Tuesday, March 10, 2009

MOUSE Legacy Project - Proposal

I finally finished my proposal for the MOUSE Legacy Project - a three month long gig. As some of you may remember, my project last year was the OLPC wikispace page. Hopefully, this is new endeavour will see much more usage...

The basic premise started off with the creation of a browser. After a week or so of playing around with Xcode - Apple's development software - I finally had one up and running. It was ugly, had no tabs, and couldn't bookmark, but it actually showed the real internet; for that, I was happy.

However, a simple browser isn't going to cut it. While the technical aspects - tabs, bookmarks, design, etc - are to be worked on in the upcoming weeks, the actual core of this project is what, in my opinion, makes this simply shine. The plan is that once a presentable browser is up and running, we then start to create documentation that provide people guides to the code written. The idea is that, by looking at the lines of code we write, and the text, screencasts, or anything else we make to give directions and explanations, people will be able to build upon our work and even make their own.

This concept was inspired by some ideals behind open source and programming languages such as Scratch. I liked the idea of having programs open to change from the public, and languages that were made for the teaching of children, so I attempted to just blend the two together.

Hopefully, this can not only be done, but can be done well and have it catch on. It would be great to see these types of programs more often - those that are built for use just like any other, but also come with something that acts as a programming learning aid. I really do believe that such a thing would help many people who think "This is great. I would love to make my own", actually go out and achieve those goals.


  1. Wow. Sounds pretty kool. Since I've known you u've always had ideas. A lot of good ones and a few not so good ones.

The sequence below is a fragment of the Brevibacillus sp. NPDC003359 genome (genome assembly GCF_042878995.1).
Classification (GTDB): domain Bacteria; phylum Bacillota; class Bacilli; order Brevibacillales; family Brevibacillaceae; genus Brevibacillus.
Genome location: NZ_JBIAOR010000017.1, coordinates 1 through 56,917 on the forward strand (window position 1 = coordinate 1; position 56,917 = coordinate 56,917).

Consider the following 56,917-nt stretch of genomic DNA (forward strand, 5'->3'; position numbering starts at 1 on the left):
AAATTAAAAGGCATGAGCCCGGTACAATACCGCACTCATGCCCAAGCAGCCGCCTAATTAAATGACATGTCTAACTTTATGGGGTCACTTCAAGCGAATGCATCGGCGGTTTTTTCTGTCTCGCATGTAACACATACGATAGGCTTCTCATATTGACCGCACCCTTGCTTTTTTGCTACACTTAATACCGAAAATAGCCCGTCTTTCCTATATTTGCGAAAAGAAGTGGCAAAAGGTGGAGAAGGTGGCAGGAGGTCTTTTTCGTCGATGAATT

2. I'll take that as a compliment... mostly.

  3. I hope you'll put the docs on the internet somewhere (maybe google docs or Zoho, or in HTML on some free host site).

    Maybe you should start the documentation process before the coding with a design phase. What you've described sounds a bit like a code review, but it might be interesting to present some diagrams of modules, class hierarchies and class interactions (UML sequence diagrams are particularly illustrative). These diagrams might make the development itself easier, too, since you'd have a better idea in advance of what you need to code. It's a bit tricky to find good free tools for these sorts of diagrams, but Visual Paradigm community edition is worth a look.

  4. I'll definitely post them online - the more feedback the better. I realized that they will probably be aimed for post-beginners, or I should change how I advertise them a bit...

    Anyways, I just downloaded the Visual Paradigm program. I hope to play around with it this afternoon and see what I can do.

  5. Ryan - so, not sure if this is where you finally landed with your project or not so I'll keep it brief. Given that the nature of the project is to address a specific "design need" you've identified, I wonder what the "problem" or "need statement" would look like. In other words - state in one sentence, the need you're perceiving this design will address.

    As a secondary note: I wonder whether this project idea has more to do with your interest in languages (as I was just reminded of through your profile) and also has relation to your OLPC work. If what you're implying is that programming languages are becoming as relevant as spoken languages for young people and that they need to be taught and fostered... interesting. There's some great research in that direction that I can see you getting a lot out of. On the other hand, if this is way off track, I'm interested to hear more about what you're planning.


  6. At this point, I think it would be wise to come up with two projects - just in case one doesn't make the cut again, I'll have a nice little back up plan.

    The first revolves around something that Juan and I were excited about during the unplugged event. It happens to be my personal favorite, but I'm fleshing it out a bit more.

    The second would likely be within the vein you highlighted in your post. I was poking around sugarlabs.org yesterday and perhaps a good Legacy project would be to introduce an elementary school to using sugar and then report and the effects on the student's learning. It appears that Sugar can be loaded on both windows and mac machines.